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By Phil Hall | December 28, 2013

When Dean Martin’s long-running TV variety show began to lose steam during its final 1973-74 season, the format was switched away from a musical-comedy revue to a celebrity roast. This reconfigured setting allowed Martin to share the spotlight with a wider selection of stars without having to go through the expense of elaborate musical numbers or comedy sketches.

Beginning in 1974, Martin’s roasts were spun off from a weekly format into a series of specials that dotted the TV season. This lasted through 1979; three additional roasts were belatedly added in 1984. This DVD anthology brings together the entire line-up of 54 roasts – and while a great deal of the material doesn’t quite hit the mark, there is plenty of amusing 1970s-style humor to justify the revival of their specials.

Strangely, Martin was among the least interesting aspects of their roasts. Disconnected from his singing, he fell back on his drunk act while serving as the host of the proceedings. For the most part, Martin’s faux-inebriation and flubbing of the cue card readings was never that funny.

To his credit, however, Martin stepped back to allow a wacky line-up of old-time funnymen to soak up much of the laughter. The roasts were hot when comics like Don Rickles, Frank Gorshin, Rich Little, Charlie Callas, Foster Brooks, Nipsey Russell, Ruth Buzzi and Rowan and Martin went off script and ad-libbed wild comments. One genuinely classic moment involved the appearance of Peter Falk as Lt. Columbo at the Frank Sinatra roast – Falk’s seemingly befuddled yet intrusive detective left everyone in heavy laughter as he scrounged about for a cocktail napkin and pen to secure a Sinatra autography while he clumsily inquired if Jerry Vale was the actual voice heard on Sinatra’s later albums.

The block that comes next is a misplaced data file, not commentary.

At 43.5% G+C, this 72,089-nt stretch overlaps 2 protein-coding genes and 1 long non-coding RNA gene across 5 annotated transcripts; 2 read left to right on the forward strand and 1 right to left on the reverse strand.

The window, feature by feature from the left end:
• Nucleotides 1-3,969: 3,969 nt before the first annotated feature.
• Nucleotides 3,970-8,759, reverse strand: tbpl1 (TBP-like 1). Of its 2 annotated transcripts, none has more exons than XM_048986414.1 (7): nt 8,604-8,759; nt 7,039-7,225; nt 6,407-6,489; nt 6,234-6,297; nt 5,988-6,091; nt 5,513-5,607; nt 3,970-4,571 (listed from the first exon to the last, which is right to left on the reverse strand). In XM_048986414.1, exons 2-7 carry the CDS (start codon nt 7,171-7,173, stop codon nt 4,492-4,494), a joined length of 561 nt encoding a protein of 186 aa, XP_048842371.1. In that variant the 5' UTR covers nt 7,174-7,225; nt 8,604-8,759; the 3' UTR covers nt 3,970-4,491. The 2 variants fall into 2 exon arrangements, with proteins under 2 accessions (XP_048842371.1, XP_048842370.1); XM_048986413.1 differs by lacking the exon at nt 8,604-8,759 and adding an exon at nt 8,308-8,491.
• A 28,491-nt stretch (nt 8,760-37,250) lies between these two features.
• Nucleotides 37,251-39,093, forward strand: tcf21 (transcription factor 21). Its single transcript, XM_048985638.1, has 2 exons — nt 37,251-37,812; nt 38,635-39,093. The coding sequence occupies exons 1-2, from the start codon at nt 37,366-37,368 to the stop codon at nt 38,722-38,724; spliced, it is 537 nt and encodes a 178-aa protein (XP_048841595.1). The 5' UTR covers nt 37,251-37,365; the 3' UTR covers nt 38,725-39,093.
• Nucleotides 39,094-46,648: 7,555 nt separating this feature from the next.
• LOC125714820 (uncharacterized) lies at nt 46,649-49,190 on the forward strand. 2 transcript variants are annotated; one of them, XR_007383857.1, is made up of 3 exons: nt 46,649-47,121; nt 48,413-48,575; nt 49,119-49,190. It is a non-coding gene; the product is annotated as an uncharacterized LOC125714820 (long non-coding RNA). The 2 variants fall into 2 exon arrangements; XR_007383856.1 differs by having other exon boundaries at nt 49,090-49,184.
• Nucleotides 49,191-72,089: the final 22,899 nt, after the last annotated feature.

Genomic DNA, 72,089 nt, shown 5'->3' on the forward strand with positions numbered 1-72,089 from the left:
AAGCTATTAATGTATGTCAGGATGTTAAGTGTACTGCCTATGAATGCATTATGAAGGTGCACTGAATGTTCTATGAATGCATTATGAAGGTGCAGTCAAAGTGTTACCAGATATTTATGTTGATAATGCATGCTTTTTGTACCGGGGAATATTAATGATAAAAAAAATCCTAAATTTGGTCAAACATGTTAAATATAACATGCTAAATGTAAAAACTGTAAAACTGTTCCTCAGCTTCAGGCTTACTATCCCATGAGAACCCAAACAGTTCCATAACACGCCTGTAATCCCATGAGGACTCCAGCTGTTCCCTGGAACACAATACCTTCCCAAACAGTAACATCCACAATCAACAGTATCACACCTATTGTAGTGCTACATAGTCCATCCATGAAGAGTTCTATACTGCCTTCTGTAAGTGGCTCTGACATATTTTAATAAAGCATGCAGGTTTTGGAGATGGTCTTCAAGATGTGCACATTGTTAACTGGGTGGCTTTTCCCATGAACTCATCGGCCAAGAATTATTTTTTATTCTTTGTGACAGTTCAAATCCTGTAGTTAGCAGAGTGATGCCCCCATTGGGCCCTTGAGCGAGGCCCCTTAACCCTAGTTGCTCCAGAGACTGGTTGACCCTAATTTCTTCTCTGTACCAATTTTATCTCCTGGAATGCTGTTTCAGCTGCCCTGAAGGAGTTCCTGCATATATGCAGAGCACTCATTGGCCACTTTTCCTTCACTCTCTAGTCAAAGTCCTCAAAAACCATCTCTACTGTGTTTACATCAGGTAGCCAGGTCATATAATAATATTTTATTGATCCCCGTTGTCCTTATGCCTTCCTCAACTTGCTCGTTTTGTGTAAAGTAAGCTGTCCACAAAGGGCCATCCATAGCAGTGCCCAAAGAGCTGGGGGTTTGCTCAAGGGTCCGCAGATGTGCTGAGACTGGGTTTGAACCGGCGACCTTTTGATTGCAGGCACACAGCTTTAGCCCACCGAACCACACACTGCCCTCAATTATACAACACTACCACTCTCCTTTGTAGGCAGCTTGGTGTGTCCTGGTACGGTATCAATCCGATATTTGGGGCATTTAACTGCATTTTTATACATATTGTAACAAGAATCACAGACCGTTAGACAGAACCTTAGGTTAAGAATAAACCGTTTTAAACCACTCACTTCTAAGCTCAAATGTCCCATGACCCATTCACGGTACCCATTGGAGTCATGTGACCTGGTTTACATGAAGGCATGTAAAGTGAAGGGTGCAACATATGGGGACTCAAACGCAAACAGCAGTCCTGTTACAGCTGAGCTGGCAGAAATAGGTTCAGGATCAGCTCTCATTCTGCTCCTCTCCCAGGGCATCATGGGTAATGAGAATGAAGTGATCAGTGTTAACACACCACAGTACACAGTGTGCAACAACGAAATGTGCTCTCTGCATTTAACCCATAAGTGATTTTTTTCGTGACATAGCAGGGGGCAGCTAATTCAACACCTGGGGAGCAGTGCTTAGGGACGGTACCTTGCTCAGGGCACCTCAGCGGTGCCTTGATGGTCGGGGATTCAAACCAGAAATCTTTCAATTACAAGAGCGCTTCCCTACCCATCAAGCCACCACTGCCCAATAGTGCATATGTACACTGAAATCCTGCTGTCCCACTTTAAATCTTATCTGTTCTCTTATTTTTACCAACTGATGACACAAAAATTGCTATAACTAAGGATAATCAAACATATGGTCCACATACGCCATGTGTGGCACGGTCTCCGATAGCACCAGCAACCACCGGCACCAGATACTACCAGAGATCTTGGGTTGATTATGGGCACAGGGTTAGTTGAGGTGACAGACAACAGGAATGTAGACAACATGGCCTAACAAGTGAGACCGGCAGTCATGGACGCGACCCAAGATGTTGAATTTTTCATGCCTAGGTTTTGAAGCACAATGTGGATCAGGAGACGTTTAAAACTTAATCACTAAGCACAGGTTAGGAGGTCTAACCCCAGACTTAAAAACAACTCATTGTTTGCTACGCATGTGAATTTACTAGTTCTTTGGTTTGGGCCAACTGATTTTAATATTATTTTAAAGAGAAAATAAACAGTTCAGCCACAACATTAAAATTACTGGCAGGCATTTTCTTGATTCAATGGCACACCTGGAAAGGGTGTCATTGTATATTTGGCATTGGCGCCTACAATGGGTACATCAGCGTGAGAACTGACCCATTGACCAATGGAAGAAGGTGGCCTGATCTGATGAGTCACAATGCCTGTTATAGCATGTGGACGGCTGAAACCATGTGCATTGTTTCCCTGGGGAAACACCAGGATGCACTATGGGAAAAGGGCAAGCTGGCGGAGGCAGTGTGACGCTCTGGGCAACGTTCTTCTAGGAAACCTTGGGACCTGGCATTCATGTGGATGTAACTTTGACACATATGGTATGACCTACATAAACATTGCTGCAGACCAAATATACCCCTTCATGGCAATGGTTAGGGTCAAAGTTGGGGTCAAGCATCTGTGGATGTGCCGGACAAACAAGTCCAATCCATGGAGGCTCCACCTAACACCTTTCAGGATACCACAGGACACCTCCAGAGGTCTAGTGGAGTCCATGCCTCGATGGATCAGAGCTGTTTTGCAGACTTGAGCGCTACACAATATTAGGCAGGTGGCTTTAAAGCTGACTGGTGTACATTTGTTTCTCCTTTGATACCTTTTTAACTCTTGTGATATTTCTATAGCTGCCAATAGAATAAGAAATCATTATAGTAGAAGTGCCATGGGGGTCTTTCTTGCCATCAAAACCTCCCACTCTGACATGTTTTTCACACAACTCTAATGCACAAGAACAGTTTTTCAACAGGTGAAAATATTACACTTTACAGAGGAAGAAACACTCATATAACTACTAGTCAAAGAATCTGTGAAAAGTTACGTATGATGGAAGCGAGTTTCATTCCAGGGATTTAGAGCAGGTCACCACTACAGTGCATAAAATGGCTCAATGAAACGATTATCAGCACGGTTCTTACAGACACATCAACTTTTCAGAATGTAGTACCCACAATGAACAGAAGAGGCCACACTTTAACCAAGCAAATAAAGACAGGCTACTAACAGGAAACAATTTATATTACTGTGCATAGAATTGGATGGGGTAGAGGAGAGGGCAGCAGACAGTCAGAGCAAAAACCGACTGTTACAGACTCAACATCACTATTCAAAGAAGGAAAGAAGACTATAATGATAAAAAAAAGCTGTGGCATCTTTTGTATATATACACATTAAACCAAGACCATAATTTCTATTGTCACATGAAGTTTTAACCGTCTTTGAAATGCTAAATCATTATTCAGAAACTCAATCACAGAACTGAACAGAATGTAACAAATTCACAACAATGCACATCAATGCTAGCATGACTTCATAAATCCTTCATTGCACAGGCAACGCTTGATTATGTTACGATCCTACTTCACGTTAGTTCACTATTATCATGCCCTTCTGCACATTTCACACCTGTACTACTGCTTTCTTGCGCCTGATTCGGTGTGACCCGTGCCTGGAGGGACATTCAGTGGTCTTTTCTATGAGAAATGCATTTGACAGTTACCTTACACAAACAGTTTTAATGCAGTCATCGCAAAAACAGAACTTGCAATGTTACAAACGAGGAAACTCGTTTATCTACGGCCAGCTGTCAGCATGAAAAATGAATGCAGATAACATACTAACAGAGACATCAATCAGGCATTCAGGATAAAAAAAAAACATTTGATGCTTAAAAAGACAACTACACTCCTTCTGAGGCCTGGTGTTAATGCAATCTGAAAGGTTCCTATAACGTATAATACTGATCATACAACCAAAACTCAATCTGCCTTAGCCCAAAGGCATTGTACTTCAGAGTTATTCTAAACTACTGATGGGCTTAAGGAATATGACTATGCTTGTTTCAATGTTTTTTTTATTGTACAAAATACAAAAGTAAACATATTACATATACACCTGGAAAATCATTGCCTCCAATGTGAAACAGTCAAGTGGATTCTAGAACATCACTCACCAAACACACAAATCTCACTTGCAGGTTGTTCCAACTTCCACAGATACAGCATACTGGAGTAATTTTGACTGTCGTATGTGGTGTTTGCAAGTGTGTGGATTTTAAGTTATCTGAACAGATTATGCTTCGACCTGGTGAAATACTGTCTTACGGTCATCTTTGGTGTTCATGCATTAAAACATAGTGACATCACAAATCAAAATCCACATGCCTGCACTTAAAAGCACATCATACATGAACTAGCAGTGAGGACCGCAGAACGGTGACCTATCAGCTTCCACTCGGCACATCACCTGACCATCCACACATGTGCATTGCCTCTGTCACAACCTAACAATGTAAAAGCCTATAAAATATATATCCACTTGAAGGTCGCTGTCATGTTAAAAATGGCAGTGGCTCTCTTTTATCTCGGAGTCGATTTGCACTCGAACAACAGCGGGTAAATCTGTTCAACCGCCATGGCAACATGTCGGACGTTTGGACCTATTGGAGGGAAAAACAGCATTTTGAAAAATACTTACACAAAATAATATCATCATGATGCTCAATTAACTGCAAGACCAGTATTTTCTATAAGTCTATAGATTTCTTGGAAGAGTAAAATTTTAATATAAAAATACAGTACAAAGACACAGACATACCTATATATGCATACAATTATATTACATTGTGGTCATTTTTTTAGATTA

However, not all of the stars were adept at freewheeling one-liners. Many non-comics actor and athletes asked to participate on the shows were clearly ill-at-ease reading from cue cards – though, surprisingly, Senators Barry Goldwater and Hubert Humphrey were more than capable of one-upping their Borscht Belt companions on the dais with quips and insults. Another misstep came in attempts to create roast regulars out of baby-voiced Georgia Engel and sassy LaWanda Page never really clicked – their respective putdowns were diluted by their obvious lack of familiarity with the celebrities being roasted and the weakness of their scripted material.

By contemporary standards, the roasts are remarkable for being politically incorrect. Racial, ethnic and gender jokes were sharp and often bizarre – a roast for Sammy Davis Jr. contained some astonishing humor related to slavery and lynching that would never be allowed on today’s network television. But despite the alleged insults tossed about the stage, none of the shows smelled of mean-spiritedness or crass vulgarity (which cannot be said for the puerile attempts by Comedy Central to roast contemporary talent).

If acquiring this entire DVD collection may seem overwhelming – some “best of” segments from Martin’s variety show are also included – or if the material seems foreign to those who were not around in the 1970s, one can easily get a taste of the Martin roasts via YouTube segments. If these samples seem agreeable, then this mighty package would be worth acquiring.

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  1. AJ says:

    Youre absolutely wrong about Lawanda Page’s appearance on his show. She’s TEN times funnier than most comics then or today. Brilliant in fact. She had courage and chutzpah. Something sorely needed today to confront the mean-spirited, killjoys that overpopulate the media.

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